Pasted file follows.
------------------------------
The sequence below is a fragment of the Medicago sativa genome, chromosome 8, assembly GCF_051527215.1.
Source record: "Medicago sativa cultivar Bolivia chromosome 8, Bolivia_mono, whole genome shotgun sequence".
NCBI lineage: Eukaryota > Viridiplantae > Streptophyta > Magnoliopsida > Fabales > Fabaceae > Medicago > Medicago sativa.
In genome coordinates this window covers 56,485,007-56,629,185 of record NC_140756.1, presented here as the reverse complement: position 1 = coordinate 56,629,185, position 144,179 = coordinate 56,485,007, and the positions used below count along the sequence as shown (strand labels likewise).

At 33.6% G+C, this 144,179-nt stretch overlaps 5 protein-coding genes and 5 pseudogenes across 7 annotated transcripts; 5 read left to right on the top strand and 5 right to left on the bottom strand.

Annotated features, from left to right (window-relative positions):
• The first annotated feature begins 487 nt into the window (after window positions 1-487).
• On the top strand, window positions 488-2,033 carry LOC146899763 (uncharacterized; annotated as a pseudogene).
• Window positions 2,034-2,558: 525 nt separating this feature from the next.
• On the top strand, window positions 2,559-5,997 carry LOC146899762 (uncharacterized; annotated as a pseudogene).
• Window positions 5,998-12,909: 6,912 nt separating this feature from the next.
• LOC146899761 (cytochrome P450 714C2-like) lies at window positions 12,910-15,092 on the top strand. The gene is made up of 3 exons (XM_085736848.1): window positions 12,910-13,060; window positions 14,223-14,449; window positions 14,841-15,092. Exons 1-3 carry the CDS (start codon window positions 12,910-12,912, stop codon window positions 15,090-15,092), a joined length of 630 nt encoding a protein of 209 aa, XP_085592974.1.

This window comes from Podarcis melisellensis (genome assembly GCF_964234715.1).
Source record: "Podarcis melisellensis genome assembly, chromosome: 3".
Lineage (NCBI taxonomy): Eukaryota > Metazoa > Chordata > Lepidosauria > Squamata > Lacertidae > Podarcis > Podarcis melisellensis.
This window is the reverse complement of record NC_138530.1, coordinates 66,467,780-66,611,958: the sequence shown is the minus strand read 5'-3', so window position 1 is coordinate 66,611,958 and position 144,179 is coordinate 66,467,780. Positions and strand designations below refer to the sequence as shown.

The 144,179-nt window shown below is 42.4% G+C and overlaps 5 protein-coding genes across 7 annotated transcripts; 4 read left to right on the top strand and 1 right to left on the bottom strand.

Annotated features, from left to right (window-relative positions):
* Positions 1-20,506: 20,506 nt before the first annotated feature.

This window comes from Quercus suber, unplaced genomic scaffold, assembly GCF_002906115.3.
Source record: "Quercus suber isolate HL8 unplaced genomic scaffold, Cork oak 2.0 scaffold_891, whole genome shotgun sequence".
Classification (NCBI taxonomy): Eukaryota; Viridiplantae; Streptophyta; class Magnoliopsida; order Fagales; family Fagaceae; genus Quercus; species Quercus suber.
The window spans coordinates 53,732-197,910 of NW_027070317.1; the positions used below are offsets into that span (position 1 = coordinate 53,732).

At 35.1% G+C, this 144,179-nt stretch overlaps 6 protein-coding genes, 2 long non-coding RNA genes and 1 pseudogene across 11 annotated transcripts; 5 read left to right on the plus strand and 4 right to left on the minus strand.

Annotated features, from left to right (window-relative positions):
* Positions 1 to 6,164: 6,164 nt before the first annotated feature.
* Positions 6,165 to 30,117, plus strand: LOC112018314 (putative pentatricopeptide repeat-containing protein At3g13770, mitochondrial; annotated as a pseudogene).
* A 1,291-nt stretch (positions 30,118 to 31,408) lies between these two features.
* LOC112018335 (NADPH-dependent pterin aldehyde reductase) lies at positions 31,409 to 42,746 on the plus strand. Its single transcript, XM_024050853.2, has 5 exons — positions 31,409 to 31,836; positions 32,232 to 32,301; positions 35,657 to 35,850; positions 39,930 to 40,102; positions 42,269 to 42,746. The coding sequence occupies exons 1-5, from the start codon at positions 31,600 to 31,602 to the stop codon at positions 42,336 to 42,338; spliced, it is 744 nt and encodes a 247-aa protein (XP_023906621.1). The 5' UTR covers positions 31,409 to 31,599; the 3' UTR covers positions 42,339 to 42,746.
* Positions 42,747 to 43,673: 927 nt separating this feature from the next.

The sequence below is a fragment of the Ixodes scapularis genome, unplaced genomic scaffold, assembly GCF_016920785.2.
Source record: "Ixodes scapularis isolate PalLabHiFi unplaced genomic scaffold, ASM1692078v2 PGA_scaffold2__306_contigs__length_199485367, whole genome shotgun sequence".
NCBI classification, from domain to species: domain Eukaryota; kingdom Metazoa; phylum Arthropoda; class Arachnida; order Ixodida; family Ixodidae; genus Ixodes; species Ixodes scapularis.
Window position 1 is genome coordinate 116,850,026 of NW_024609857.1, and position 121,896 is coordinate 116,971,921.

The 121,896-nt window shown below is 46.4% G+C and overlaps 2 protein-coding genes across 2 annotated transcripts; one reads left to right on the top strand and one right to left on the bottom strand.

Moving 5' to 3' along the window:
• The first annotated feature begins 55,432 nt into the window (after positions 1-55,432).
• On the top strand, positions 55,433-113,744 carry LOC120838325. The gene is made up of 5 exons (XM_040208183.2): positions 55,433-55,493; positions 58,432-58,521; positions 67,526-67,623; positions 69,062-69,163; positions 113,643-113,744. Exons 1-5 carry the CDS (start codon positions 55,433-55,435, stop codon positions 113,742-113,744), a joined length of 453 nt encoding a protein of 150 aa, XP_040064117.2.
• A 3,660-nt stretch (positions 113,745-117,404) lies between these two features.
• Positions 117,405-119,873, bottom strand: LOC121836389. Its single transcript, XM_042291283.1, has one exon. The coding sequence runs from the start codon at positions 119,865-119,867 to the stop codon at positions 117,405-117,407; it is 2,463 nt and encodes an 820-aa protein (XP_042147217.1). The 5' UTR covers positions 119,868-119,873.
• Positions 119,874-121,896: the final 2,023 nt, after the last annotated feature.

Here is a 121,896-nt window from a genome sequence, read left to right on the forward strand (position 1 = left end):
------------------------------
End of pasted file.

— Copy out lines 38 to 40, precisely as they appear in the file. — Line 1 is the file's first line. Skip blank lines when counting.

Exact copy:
• On the top strand, positions 55,433-113,744 carry LOC120838325. The gene is made up of 5 exons (XM_040208183.2): positions 55,433-55,493; positions 58,432-58,521; positions 67,526-67,623; positions 69,062-69,163; positions 113,643-113,744. Exons 1-5 carry the CDS (start codon positions 55,433-55,435, stop codon positions 113,742-113,744), a joined length of 453 nt encoding a protein of 150 aa, XP_040064117.2.
• A 3,660-nt stretch (positions 113,745-117,404) lies between these two features.
• Positions 117,405-119,873, bottom strand: LOC121836389. Its single transcript, XM_042291283.1, has one exon. The coding sequence runs from the start codon at positions 119,865-119,867 to the stop codon at positions 117,405-117,407; it is 2,463 nt and encodes an 820-aa protein (XP_042147217.1). The 5' UTR covers positions 119,868-119,873.